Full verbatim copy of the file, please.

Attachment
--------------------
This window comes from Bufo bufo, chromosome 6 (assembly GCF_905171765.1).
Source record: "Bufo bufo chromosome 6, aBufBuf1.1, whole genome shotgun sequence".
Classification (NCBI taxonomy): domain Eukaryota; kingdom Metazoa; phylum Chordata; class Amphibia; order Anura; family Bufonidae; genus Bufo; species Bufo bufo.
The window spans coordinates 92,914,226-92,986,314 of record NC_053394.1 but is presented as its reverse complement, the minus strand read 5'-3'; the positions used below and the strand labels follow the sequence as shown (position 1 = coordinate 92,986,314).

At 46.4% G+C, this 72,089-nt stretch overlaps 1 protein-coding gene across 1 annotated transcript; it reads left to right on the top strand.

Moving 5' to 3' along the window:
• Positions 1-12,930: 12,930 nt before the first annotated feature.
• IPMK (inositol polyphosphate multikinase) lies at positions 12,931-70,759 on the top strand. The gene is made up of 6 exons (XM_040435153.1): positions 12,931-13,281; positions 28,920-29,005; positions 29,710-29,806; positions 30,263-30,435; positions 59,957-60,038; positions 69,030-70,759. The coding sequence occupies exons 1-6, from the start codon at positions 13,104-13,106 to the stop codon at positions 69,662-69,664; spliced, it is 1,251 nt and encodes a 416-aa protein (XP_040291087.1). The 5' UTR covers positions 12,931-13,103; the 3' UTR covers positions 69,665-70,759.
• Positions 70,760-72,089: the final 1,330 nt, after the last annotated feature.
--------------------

This window comes from Bufo bufo, chromosome 6 (assembly GCF_905171765.1).
Source record: "Bufo bufo chromosome 6, aBufBuf1.1, whole genome shotgun sequence".
Classification (NCBI taxonomy): domain Eukaryota; kingdom Metazoa; phylum Chordata; class Amphibia; order Anura; family Bufonidae; genus Bufo; species Bufo bufo.
The window spans coordinates 92,914,226-92,986,314 of record NC_053394.1 but is presented as its reverse complement, the minus strand read 5'-3'; the positions used below and the strand labels follow the sequence as shown (position 1 = coordinate 92,986,314).

At 46.4% G+C, this 72,089-nt stretch overlaps 1 protein-coding gene across 1 annotated transcript; it reads left to right on the top strand.

Moving 5' to 3' along the window:
• Positions 1-12,930: 12,930 nt before the first annotated feature.
• IPMK (inositol polyphosphate multikinase) lies at positions 12,931-70,759 on the top strand. The gene is made up of 6 exons (XM_040435153.1): positions 12,931-13,281; positions 28,920-29,005; positions 29,710-29,806; positions 30,263-30,435; positions 59,957-60,038; positions 69,030-70,759. The coding sequence occupies exons 1-6, from the start codon at positions 13,104-13,106 to the stop codon at positions 69,662-69,664; spliced, it is 1,251 nt and encodes a 416-aa protein (XP_040291087.1). The 5' UTR covers positions 12,931-13,103; the 3' UTR covers positions 69,665-70,759.
• Positions 70,760-72,089: the final 1,330 nt, after the last annotated feature.